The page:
Washington — Among longtime Iran experts, the consensus is virtually universal: The chances that Iran will agree to completely stop enriching uranium for its nuclear program in recently renewed negotiations are zero.
But as negotiators consider shifting their focus to placing tough limits on how much uranium Iran may be allowed to enrich, to what degree, and with what kind of monitoring to prevent the development of nuclear weapons, the organized Jewish community is pushing hard at the grassroots level in the opposite direction.
“In some ways, I’m preaching to the choir,” said Martin Cooper, director of the community relations council at the Jewish Alliance of Greater Rhode Island. “The community understands the need to continue with the sanctions and so does our [congressional] delegation. The advocacy is paying off.”
For members of Congress, the pressure is to not just maintain, but to increase the current far-reaching economic and trade sanctions against Iran. And it’s coming not just from the American Israel Public Affairs Committee in Washington but also from the local level, district-by-district, where Jewish groups are engaged in a push that is almost unprecedented in its intensity and breadth.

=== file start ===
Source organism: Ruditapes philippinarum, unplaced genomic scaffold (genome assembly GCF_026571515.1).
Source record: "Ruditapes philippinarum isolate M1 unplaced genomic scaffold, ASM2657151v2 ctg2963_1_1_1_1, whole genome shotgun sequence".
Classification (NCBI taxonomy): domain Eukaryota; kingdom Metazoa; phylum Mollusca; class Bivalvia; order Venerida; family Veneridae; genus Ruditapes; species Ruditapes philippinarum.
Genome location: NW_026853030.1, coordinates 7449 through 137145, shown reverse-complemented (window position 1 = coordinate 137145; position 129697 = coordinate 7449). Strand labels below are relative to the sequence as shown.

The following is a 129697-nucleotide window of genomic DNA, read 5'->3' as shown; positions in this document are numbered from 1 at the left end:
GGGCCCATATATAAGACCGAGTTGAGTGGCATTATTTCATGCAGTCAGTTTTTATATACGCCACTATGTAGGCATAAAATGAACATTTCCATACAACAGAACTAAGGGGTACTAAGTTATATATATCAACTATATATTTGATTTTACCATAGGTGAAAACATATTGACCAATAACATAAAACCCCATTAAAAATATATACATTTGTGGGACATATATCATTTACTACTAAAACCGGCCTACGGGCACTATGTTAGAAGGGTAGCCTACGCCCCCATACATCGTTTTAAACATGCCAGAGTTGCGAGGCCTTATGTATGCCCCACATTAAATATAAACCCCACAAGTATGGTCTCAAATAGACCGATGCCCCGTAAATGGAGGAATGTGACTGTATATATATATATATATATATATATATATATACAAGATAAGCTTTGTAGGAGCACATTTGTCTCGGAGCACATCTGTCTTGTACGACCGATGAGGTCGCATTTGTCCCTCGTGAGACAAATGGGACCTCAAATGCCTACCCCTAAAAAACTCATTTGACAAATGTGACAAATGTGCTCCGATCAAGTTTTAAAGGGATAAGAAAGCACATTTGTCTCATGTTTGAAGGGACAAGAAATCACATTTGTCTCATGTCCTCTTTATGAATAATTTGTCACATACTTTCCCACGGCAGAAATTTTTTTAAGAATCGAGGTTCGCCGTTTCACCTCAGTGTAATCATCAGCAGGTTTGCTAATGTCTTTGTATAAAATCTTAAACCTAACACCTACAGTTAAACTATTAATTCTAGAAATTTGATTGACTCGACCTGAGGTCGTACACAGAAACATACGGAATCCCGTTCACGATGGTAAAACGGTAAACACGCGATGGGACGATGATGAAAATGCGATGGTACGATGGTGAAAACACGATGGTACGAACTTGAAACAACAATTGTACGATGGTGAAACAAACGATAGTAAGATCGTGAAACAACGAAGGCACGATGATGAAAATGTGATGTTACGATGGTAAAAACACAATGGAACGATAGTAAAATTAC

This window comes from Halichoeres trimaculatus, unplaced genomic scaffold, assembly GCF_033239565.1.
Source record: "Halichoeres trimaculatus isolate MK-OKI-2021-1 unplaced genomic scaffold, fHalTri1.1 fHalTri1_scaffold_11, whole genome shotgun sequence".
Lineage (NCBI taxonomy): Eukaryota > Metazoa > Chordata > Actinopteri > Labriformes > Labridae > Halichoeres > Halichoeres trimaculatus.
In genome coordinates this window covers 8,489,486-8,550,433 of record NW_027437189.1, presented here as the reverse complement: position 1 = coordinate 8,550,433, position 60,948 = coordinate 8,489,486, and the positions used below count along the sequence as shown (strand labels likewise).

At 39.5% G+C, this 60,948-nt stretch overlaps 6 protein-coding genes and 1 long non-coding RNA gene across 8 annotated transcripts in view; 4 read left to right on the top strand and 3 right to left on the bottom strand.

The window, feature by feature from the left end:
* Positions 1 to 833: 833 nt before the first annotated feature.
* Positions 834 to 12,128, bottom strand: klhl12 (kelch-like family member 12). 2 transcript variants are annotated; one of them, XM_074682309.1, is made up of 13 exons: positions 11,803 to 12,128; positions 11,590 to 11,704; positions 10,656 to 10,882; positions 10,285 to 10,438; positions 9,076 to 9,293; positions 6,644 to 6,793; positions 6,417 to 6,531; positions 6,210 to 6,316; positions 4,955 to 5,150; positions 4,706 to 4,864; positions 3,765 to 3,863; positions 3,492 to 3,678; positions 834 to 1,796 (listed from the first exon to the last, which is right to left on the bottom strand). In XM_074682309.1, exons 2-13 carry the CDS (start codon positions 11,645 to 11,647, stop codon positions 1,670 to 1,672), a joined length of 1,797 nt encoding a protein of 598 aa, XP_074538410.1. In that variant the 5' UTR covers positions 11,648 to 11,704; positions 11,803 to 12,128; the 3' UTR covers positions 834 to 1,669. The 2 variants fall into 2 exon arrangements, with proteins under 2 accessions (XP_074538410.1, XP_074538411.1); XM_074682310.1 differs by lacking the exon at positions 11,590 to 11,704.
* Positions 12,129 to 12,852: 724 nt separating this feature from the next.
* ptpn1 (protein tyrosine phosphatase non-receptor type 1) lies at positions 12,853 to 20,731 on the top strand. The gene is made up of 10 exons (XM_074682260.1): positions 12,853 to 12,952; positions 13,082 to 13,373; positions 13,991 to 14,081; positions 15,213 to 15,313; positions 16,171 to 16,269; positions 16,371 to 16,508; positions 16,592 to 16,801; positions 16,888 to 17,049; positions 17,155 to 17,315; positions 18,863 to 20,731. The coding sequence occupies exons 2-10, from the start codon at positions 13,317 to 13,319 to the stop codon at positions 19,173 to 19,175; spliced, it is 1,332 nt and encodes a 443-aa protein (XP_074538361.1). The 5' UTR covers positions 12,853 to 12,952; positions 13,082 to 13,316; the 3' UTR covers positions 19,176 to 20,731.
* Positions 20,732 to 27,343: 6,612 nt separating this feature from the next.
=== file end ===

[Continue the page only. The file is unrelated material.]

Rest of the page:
The aim is to pass legislation that will further sanction Iran even as talks are in process. The Jewish groups are also pushing to limit the Obama administration’s room to negotiate an agreement that does not include a complete and unconditional suspension of uranium enrichment by Iran.
These advocates argue that the threat of Iran developing nuclear weapons — a goal Iran denies having — demands nothing less. But the administration has made clear it does not wish to see another round of sanctions while negotiations continue. Jewish groups counter that tough new measures will augment, not hinder, the chances of reaching an agreement that provides the maximum assurance that Iran will never develop nuclear weapons capabilities.
If these proposals become law, say critics, they could succeed only in blowing up the current talks, judged widely to be the most serious in which Iran has engaged in over a decade. The only remaining option will be war. That is giving pause to at least one former lawmaker who is ordinarily counted among Israel’s strongest supporters.
“If someone makes a positive move, you don’t punish this positive move, you give positive reinforcement,” recently retired New York Representative Gary Ackerman told the Forward. Ackerman, who headed the House Subcommittee on the Middle East and South Asia, said he supports keeping sanctions in place, but not adding new ones at a time in which Iran is demonstrating flexibility. The pro-Israel advocates, he said, need to “take a moment and think through what they are saying.”
While the military option should remain on the table, Ackerman said, Americans need to understand that war with Iran would be “very, very messy, nonsurgical, lingering and fraught with uncertainty.”
Still, the political price of defying the grassroots pressure is unmistakable for many members of Congress. And many seem to need little urging in any event.